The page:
When it comes down to it when a clock is involved players will use it to gain advantage. It could be borderline slow play, healing up at the end of a match, and / or make the player who is not used to the flow of time matches make mistakes by simply look at the time every few minute. It can not be avoided it will happen. All that can be done is make the rules as clear and simple as possible so when it does happen you are ready for it.

As far as the pace of the person playing Sean is 100% some people just take more time to play. We have a guy at our store who take 3-5minutes on average to take a turn in any strategy game. This may sound like it is not a much of time but when you look at the perspective of a match should be about 50-60 min. If we end up playing 11 rounds he has personal use 33+ minutes of the match clock leaving me with only 17-27 minutes for my actions. It is not that he is trying to slow play it is just the way he plays.
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GrimNayShawn

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Re: No, really, how do you play a game in < 1 hour?
« Reply #31 on: October 22, 2012, 09:56:08 PM »
It seems to me that chess clocks could take care of a lot of this. Set each side for 30 minutes (for example)...if you play slow, you are using your time, not your opponents.  It doesn't solve everything, i know...and it has the added con of adding to cost. A quick perusal online and the cheapest I could find was 21$ each; I doubt stores would want to eat the cost of (# of players divided by 2 times 21$) up front even though once regular tournaments started happening, the cost could be offset for a nominal added tax. It woud also change the play a bit as everything would have to back and forth play: player 1 places a spell face down and hits the closck. Player two places a spell face down and hits the clock. Player one places a second spell face down and hits the clock, etc. Dunno if that would work for actual game play (I have the game but haven't had the opportunity to play yet. Sad face is sad).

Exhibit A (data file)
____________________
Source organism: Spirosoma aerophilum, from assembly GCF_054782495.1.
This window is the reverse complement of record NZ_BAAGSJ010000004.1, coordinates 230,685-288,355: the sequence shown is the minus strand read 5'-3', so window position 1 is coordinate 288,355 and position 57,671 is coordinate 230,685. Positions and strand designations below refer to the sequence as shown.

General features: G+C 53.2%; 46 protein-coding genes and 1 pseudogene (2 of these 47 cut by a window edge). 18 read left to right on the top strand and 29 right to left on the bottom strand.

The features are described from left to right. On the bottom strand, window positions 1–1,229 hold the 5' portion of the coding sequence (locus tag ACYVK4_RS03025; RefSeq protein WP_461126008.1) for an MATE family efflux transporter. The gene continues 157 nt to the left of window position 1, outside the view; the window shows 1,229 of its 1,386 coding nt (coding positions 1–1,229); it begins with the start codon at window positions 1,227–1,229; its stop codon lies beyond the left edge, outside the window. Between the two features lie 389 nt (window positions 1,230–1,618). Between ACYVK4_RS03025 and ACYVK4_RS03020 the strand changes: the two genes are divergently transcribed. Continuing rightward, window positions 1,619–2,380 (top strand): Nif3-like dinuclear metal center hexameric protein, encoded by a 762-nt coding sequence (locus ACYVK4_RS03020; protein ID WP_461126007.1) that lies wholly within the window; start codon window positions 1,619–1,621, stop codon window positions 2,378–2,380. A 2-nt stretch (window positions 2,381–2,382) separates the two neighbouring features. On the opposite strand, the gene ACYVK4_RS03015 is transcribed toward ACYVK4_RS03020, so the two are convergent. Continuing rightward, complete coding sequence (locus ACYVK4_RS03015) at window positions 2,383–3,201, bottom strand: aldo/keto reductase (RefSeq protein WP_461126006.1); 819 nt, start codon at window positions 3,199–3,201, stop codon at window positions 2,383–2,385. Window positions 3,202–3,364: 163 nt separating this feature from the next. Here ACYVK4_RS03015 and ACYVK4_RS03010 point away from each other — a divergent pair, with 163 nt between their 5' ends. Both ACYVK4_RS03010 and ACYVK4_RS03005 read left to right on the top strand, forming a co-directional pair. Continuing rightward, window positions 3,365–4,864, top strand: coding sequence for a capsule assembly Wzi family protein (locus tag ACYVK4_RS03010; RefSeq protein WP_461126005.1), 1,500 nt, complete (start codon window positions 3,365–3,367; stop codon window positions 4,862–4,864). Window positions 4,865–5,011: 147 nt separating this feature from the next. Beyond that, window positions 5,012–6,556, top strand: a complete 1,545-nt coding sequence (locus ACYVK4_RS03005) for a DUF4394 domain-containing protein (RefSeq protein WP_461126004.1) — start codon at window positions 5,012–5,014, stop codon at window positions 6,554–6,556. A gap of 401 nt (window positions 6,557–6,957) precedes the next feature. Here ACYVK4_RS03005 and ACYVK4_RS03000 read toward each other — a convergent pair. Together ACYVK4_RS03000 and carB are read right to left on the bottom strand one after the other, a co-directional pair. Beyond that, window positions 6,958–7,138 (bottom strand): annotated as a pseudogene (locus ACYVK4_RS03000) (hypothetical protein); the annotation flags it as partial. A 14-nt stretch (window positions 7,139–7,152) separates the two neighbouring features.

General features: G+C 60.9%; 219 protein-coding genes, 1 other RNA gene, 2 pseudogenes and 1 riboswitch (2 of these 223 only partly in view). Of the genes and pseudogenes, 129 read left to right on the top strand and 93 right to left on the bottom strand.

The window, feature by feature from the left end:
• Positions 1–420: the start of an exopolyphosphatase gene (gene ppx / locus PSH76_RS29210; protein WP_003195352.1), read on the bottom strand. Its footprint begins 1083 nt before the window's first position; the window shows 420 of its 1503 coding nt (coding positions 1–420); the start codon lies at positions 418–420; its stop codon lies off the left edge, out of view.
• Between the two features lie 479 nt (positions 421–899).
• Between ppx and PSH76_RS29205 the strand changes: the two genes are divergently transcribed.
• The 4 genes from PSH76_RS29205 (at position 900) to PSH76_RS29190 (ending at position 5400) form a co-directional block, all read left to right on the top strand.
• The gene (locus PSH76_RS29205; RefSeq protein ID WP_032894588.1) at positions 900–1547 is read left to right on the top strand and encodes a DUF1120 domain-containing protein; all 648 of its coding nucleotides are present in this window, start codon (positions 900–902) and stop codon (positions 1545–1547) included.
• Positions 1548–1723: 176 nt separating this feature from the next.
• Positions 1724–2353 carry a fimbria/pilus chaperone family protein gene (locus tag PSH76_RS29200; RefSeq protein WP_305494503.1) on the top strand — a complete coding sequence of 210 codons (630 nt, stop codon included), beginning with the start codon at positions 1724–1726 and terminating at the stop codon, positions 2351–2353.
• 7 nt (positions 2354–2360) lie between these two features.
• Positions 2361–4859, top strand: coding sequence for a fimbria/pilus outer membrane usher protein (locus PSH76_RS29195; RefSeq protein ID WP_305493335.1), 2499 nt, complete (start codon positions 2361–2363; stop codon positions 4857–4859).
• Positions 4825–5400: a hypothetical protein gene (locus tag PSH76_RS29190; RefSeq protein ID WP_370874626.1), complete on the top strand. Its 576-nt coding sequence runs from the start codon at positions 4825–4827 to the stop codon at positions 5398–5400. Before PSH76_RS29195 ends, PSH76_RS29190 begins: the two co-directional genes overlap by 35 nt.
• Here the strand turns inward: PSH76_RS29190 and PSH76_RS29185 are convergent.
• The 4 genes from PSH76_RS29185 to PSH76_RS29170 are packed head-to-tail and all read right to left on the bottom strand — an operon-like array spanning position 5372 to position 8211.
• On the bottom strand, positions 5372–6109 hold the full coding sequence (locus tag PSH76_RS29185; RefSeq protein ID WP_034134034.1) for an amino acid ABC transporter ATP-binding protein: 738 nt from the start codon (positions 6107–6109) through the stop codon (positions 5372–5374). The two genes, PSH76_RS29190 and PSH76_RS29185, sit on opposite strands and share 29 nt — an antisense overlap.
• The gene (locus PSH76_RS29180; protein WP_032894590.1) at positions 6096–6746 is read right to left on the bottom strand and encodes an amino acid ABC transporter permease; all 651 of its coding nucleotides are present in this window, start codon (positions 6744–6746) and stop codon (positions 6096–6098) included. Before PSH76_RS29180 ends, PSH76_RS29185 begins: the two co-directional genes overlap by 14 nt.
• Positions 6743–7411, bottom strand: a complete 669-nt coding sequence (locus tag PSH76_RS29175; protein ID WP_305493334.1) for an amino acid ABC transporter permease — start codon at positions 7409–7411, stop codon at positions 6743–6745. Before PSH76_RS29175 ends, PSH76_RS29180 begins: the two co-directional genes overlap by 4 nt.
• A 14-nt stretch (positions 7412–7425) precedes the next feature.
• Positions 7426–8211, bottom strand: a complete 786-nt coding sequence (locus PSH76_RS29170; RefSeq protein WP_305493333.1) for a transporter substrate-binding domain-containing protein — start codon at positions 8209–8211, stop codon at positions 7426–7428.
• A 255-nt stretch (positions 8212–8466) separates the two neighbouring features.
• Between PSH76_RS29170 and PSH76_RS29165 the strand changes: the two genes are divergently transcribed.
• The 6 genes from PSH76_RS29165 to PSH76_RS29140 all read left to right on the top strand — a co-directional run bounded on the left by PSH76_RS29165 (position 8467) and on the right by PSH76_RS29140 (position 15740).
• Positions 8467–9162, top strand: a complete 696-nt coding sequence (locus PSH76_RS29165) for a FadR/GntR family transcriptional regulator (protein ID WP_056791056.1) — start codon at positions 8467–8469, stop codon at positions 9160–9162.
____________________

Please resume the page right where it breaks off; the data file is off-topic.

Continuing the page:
The only other thing I can think of at the moment, tourney wise, is to have a set of parameters that favors each play style pre-set for tourneys. At the beginning of each tourney, after all decks have been registered, one of the parameters is selected randomly. Yes, a certain style would then have an advantage, but one style would never be guaranteed that advantage and it might promote different builds from people (goofballs like me, admittedly) who would hope that it was my deck build play style that gets the advantage. Of course, it would probably irk more people than it would satisfy...

Hmmm...perhaps my "solutions" aren't good for solving the problem after all.

piousflea

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Re: No, really, how do you play a game in < 1 hour?
« Reply #32 on: October 25, 2012, 02:13:28 PM »
I disagree with the idea that forced time limits are an "intrinsic flaw" in a game. Sometimes they're necessary to prevent lame delays, like the aforementioned 13-hour M:TG game.